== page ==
Diabetes Information for Healthcare Providers
Diabetes is a chronic illness that requires continual medical care and ongoing patient self-management education and support to prevent and reduce both short- and long-term complications. Diabetes care is complex and requires that many issues, beyond glycemic control, be addressed. A large body of evidence exists that supports a range of interventions to improve diabetes outcomes. (source)
Identification of patients at-risk for diabetes and getting them screened for diabetes is essential to reducing their risk of becoming a diabetic. Adults identified as pre-diabetic who modify their lifestyle can reduce their risk of developing diabetes by 58%. (more)
What you should do
- Know and apply evidence-based standards of care. (more)
- Instruct pregnant patients on how to properly manage their diabetes in order to prevent their child being born with a birth defect.
- Test to detect pre-diabetes or diabetes and assess risk for future diabetes in asymptomatic adults of any age who are overweight or obese (BMI >25 kg/m2) and who have one or more additional risk factors for diabetes. In those without these risk factors, testing should begin at age 45 years. (more)
- Fill out a Physician Orders for Students with Diabetes form for school-aged children is to provide a simple, comprehensive form for use by a school nurse teachers in the development of a diabetes medical management plan.
- Refer patients to a Certified Diabetes Outpatient Educator. (more)
- Provide TEAMWorks Diabetes and Cardiovascular Group Visits for your patients. (more)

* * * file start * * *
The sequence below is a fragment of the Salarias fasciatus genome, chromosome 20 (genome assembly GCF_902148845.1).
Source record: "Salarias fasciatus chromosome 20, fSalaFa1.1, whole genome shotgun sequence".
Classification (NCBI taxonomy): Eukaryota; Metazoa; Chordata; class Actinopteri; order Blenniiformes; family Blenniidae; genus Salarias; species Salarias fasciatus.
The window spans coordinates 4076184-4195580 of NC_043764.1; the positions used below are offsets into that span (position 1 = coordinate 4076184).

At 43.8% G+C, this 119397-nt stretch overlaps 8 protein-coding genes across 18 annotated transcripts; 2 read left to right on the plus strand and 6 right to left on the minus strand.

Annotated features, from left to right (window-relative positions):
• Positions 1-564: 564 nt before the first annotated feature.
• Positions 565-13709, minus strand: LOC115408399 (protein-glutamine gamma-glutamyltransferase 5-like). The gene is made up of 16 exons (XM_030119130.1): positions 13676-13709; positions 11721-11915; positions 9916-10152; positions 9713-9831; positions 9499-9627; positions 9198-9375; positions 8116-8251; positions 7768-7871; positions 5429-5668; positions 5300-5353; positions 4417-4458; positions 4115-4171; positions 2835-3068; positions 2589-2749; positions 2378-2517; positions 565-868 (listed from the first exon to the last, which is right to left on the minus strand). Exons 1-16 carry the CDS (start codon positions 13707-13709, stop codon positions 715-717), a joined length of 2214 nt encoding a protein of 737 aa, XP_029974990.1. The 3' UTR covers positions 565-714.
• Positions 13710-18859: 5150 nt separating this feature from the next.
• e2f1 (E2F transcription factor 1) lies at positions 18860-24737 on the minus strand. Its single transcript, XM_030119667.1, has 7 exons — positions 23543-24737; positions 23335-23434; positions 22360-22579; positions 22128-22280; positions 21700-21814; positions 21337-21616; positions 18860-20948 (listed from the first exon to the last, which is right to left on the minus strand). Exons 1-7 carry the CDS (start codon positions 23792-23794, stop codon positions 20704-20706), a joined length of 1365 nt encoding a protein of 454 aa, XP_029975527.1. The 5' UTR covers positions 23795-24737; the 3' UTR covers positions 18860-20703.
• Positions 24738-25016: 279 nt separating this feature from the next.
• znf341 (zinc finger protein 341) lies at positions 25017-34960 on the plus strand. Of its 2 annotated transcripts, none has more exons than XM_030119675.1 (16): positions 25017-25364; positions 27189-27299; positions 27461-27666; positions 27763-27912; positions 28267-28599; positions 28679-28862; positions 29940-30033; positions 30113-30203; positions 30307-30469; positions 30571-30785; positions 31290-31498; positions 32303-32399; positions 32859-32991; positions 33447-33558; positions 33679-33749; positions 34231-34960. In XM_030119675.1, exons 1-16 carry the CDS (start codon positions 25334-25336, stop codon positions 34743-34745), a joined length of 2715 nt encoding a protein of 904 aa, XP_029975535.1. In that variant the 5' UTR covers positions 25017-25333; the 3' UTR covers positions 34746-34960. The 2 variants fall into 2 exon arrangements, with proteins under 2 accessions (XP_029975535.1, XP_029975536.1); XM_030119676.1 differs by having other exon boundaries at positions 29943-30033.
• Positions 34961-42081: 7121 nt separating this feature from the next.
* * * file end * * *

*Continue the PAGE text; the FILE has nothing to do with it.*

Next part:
- Learn about the Rhode Island Chronic Care Collaborative to improve the quality of care provided to patients with chronic illness in order to improve health outcomes. (more)
- Refer patients to a Living Well Rhode Island program. Living Well Rhode Island an evidence-based chronic disease self-management program (more)
- Refer patients at-risk to the Greater Providence Y’s Diabetes Prevention Program to help connect people at-risk for diabetes with community resources. (more)
- Ask patients if they receive dental care and explain to them that periodontal disease is a major complication of diabetes. Recommend patients visit a dentist at least twice a year as a part of their diabetes management and care.
Nurses, Dietitians and Pharmacists
- Become a Certified Diabetes Outpatient Educator. Learn how to help people with diabetes to better manage their condition.(contact)
What We Do
The Diabetes Prevention and Control Program works in the health care system to promote patient-centered medical homes. We also work to develop and maintain workforces to deliver evidence-based diabetes prevention and control interventions to Rhode Islanders.